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South African Medical Journal

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Executive cognitive impairment detected by simple bedside testing is associated with poor glycaemic control in type 2 diabetes

H de Wet, N Levitt, B Tipping

Abstract




Aims. Cognitive impairment in people with type 2 diabetes is a barrier to successful disease management. We sought to determine whether impaired executive function as detected by a battery of simple bedside cognitive tests of executive function
was associated with inadequate glycaemic control.
Methods. People with type 2 diabetes attending a tertiary referral diabetic clinic who consented to participate in the study underwent a brief battery of cognitive testing (the
Bedside Executive Screening Test) designed to detect executive function impairment. Glycaemic control was determined using blood glycated haemoglobin levels (HBA1c). Inadequate glycaemic control was defined as HBA1c ≥7%. Results. Executive function impairment was detected in 51 (52%) of the 98 study participants. The presence of executive function impairment was significantly associated with poor glycaemic control (HBA1c ≥7%) (odds ratio 4.9, 95% confidence interval 1.3 - 18.8, p=0.019). There were no significant differences between patients with and without executive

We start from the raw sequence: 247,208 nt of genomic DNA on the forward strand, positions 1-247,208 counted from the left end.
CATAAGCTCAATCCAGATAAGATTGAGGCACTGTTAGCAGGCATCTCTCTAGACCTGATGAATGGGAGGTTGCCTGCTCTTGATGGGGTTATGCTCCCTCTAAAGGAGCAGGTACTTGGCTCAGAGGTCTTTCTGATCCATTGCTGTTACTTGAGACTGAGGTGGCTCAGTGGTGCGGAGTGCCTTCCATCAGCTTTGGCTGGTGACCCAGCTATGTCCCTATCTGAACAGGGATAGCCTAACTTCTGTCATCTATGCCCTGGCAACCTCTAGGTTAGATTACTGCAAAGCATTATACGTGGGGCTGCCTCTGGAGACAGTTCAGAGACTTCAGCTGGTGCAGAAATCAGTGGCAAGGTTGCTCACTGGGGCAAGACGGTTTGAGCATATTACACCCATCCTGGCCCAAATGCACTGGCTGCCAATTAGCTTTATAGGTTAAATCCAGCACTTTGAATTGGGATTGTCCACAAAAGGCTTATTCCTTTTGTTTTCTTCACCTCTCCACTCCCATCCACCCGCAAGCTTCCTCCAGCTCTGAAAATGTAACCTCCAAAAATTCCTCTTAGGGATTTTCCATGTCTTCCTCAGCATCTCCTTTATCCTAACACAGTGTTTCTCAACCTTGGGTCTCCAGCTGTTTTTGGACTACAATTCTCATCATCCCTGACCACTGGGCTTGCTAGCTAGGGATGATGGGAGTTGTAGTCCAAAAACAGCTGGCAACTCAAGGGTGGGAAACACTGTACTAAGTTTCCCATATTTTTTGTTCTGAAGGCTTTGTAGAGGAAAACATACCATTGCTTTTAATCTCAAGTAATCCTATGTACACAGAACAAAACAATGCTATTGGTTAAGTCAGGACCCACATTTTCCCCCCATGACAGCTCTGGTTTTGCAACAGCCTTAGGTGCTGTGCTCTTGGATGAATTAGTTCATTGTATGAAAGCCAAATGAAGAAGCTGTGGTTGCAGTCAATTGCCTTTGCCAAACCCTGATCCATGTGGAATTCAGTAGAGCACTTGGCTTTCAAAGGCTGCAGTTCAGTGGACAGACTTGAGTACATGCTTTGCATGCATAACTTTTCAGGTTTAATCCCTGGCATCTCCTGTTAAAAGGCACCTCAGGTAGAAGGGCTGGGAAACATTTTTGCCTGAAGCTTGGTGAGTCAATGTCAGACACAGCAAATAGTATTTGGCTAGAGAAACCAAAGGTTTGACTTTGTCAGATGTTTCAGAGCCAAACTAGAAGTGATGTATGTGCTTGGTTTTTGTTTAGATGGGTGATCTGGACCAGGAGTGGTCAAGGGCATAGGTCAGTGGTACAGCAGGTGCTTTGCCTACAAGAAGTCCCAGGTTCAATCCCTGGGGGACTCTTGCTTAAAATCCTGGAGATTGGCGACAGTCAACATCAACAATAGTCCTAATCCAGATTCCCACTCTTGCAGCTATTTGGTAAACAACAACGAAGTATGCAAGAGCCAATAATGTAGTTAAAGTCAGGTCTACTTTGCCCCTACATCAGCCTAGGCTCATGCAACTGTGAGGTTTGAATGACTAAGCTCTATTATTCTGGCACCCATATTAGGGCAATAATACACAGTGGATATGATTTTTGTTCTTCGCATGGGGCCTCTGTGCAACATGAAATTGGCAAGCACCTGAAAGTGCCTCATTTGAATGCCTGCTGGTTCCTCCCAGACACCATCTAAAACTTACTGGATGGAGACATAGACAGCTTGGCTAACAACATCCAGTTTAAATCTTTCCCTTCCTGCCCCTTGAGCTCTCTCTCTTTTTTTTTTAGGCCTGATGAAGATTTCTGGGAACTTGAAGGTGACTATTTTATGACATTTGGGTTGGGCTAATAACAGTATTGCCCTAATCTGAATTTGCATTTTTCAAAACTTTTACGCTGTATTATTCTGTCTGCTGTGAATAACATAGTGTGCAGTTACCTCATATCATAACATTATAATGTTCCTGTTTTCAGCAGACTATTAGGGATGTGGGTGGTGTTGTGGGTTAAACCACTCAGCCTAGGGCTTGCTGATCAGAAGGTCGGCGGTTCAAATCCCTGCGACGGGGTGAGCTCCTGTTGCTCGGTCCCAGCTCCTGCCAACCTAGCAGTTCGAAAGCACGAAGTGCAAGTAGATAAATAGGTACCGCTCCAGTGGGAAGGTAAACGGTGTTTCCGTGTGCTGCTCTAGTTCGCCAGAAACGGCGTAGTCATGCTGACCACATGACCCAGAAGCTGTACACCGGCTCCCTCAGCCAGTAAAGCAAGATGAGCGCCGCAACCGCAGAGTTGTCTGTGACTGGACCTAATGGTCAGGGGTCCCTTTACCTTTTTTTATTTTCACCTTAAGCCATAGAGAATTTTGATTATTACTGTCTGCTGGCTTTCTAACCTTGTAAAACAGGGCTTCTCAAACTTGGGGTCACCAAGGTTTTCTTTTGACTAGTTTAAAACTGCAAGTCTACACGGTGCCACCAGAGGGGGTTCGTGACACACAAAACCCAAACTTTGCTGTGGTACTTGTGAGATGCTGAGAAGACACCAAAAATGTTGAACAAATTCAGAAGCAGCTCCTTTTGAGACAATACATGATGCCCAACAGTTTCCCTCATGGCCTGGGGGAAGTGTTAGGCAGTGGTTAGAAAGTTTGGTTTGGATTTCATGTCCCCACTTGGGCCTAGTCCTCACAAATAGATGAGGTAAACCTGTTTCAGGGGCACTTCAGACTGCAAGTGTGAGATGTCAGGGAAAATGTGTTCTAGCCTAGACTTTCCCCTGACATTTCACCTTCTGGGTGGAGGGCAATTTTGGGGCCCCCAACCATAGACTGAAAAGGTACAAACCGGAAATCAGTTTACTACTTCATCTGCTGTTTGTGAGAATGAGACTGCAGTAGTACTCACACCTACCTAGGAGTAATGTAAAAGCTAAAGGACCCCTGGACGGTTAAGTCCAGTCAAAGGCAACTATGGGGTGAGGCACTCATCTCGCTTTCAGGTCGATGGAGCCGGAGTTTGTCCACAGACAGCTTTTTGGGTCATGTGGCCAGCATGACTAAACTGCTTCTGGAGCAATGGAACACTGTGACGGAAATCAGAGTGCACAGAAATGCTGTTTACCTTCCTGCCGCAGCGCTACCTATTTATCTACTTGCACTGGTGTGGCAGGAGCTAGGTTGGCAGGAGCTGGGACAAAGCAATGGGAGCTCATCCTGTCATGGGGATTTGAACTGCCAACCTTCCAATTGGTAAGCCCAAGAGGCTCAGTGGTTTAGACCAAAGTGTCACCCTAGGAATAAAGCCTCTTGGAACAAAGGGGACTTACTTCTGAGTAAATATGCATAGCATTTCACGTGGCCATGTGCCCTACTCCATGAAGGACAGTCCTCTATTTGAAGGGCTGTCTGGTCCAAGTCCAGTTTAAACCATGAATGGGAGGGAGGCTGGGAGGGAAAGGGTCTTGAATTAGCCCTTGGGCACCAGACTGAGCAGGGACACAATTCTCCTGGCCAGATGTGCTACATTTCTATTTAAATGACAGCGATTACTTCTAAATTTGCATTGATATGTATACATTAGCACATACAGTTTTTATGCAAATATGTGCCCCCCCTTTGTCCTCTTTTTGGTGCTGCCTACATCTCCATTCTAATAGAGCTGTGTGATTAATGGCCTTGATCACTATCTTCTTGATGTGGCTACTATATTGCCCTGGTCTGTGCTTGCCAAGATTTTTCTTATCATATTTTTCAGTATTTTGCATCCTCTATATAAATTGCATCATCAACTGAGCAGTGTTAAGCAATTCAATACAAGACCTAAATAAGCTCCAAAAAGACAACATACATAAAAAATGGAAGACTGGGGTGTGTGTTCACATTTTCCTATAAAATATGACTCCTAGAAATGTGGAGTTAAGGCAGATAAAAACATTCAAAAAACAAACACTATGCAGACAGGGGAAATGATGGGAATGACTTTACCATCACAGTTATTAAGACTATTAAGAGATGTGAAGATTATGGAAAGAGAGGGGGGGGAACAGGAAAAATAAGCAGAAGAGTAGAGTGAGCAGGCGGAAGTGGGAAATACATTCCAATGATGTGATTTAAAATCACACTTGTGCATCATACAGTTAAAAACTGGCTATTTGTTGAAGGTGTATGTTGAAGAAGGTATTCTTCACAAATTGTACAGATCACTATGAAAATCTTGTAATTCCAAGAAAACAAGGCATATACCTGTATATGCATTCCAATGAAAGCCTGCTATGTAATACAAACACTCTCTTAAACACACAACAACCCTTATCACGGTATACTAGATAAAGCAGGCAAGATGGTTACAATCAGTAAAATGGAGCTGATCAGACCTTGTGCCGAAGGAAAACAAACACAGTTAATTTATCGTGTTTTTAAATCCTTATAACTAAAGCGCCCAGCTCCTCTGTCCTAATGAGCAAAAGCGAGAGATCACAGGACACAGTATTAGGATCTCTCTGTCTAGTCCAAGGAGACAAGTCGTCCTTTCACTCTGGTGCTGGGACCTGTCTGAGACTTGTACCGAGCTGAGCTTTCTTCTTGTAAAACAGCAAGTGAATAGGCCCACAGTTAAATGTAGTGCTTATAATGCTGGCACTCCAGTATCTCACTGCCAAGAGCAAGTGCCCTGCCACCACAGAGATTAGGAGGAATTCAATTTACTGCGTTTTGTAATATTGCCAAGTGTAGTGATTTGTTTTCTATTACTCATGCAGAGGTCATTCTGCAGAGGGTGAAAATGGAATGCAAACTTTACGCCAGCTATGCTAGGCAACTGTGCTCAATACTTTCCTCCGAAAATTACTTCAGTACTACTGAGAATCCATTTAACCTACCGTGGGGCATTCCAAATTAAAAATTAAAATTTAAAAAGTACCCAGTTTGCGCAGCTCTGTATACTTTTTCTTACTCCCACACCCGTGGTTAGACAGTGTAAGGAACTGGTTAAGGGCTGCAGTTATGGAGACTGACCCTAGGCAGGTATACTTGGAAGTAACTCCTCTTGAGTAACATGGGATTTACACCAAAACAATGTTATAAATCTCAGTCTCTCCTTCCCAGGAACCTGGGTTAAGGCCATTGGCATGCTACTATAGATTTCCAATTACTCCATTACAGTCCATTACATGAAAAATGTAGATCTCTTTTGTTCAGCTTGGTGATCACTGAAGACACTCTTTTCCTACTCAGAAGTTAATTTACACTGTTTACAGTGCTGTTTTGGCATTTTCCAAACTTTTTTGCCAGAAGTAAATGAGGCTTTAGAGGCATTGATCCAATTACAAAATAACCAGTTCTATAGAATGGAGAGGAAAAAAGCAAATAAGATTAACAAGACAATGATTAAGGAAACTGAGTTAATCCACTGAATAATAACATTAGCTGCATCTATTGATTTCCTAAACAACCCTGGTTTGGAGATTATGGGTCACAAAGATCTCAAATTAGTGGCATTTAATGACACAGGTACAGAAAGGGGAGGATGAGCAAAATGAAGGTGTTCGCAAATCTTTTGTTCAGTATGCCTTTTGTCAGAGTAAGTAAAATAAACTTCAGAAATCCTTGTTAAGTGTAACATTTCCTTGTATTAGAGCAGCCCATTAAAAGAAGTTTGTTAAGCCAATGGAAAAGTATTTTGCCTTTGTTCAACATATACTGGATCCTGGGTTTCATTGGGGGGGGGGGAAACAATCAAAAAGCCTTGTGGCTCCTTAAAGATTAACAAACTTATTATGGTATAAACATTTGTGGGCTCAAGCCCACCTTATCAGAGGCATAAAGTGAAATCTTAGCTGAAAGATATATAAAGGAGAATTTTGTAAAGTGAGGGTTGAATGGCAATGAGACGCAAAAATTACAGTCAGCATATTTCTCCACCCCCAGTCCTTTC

function impairment with regard to age, target organ damage, patient reported adherence, and hypoglycaemic therapy. Patients with a lower level of education were more likely to demonstrate executive impairment when glycaemic control was poor (p=0.013).
Conclusions. Executive function impairment is common in a population of people with difficult-to-manage type 2 diabetes. The presence of executive impairment is significantly
associated with poor glycaemic control.

South African Medical Journal Vol. 97 (11) 2007: pp. 1074-1076



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